OBD2 Code P0135: What It Means

Figuring out why your Check Engine Light is on means deciphering OBD-II (or “OBD2”) codes, and that can be kind … Continued

Figuring out why your Check Engine Light is on means deciphering OBD-II (or “OBD2”) codes, and that can be kind of annoying. That’s why Car Bibles did it for you! You’re welcome, now let’s get into solving your issue.

OBD2 P0135: What It Means

This code reads as O2 sensor heater circuit malfunction (bank 1 sensor 1).” That means that the internal heater in the O2 sensor has failed. It’s usually impossible to fix what’s going on internally, so when it’s broken, it’s really broken.

Likely Symptoms

Here’s what you may experience due to the P0135 code:

  • Check engine light.
  • Decreased fuel economy. The heater circuit does most of its work when the car is cold. It heats the O2 sensor so that it can obtain correct readings on how the engine is running.
  • Rough engine running. Usually this will manifest itself in cold starts, where the O2 sensor can’t read the exhaust correctly. Note: If the heater circuit has failed, usually the O2 sensor isn’t far behind.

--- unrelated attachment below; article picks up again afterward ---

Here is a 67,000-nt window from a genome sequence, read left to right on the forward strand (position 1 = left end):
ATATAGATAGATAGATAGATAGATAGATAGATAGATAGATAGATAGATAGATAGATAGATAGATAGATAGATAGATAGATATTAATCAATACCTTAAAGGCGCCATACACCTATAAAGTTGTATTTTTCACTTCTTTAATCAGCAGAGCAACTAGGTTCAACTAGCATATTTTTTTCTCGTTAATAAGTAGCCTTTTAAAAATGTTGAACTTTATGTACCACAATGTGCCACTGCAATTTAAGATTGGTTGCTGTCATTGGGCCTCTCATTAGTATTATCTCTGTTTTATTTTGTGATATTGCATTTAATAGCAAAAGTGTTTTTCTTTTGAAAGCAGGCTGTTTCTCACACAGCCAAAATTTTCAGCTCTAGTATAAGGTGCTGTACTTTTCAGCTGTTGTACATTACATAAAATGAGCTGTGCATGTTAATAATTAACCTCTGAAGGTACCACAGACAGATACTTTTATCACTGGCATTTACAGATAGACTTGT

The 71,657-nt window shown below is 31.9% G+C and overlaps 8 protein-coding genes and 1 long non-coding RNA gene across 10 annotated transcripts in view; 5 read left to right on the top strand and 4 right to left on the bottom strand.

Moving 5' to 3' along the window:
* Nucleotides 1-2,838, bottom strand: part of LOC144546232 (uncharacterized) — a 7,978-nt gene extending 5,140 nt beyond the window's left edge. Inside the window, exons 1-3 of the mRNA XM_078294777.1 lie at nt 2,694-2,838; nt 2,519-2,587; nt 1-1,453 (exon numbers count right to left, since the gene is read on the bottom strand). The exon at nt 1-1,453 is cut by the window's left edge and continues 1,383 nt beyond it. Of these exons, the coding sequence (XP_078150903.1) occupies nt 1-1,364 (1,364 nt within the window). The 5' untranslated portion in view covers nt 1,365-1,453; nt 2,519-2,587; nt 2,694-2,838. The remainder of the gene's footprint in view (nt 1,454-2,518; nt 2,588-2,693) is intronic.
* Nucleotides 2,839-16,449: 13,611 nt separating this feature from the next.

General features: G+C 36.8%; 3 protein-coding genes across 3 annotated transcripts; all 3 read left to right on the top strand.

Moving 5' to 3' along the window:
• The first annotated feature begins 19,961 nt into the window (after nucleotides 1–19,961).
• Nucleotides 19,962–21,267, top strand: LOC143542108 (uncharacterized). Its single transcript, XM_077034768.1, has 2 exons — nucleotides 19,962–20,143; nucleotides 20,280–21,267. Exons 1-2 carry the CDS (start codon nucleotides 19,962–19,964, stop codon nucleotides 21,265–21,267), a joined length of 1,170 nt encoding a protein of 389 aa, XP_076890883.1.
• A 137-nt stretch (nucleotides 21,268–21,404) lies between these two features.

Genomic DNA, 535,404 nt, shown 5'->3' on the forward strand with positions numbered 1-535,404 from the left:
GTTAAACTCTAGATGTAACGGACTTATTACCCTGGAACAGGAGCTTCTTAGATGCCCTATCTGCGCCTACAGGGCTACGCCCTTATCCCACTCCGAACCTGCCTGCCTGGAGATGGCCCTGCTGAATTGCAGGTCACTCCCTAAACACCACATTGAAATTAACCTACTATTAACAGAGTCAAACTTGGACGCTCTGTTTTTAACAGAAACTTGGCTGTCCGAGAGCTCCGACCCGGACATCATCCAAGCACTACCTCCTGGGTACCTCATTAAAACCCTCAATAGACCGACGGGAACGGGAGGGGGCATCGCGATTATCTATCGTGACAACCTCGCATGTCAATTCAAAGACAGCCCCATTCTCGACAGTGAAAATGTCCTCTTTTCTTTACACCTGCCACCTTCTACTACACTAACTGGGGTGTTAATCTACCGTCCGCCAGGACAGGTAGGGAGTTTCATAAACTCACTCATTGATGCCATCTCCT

Probable Causes

Here’s what could be causing the issue:

  • O2 sensor failure. The only issue this could be is a bad O2 sensor. 

What Part Is Potentially Affected?

Very rarely, this can cause engine damage. Usually, you can hurt your catalytic converter if you let the engine run poorly for long enough.

Possible Fixes

Here are the most common fixes to remedy the P0135 code:

  • Replace O2 sensor. The only fix to a bad O2 sensor heater is to replace the O2 sensor. Pretty straightforward!

Finding The Parts You Need

Now that you’ve figured out what’s wrong with your hooptie, let’s talk about where you’re gonna find that part’s replacement.

There are plenty of places you can buy auto parts from, but Car Bibles gets paid if you click this Advance Auto link so that’s the one we’re serving up. Advance Auto Parts also has delivery, curbside pickup, and a host of helpful diagrams to aid your repair!

Chris Rosales
Chris Rosales

Chris has owned 12 cars of questionable quality, is an experienced motorsports photographer, and a good all-around wrench. When he isn’t tinkering with his car in his home garage, you can catch Chris in the canyons around SoCal. He also hopelessly hankers for Euros, but he honestly knows he should get something Japanese, eventually. Contact the author here.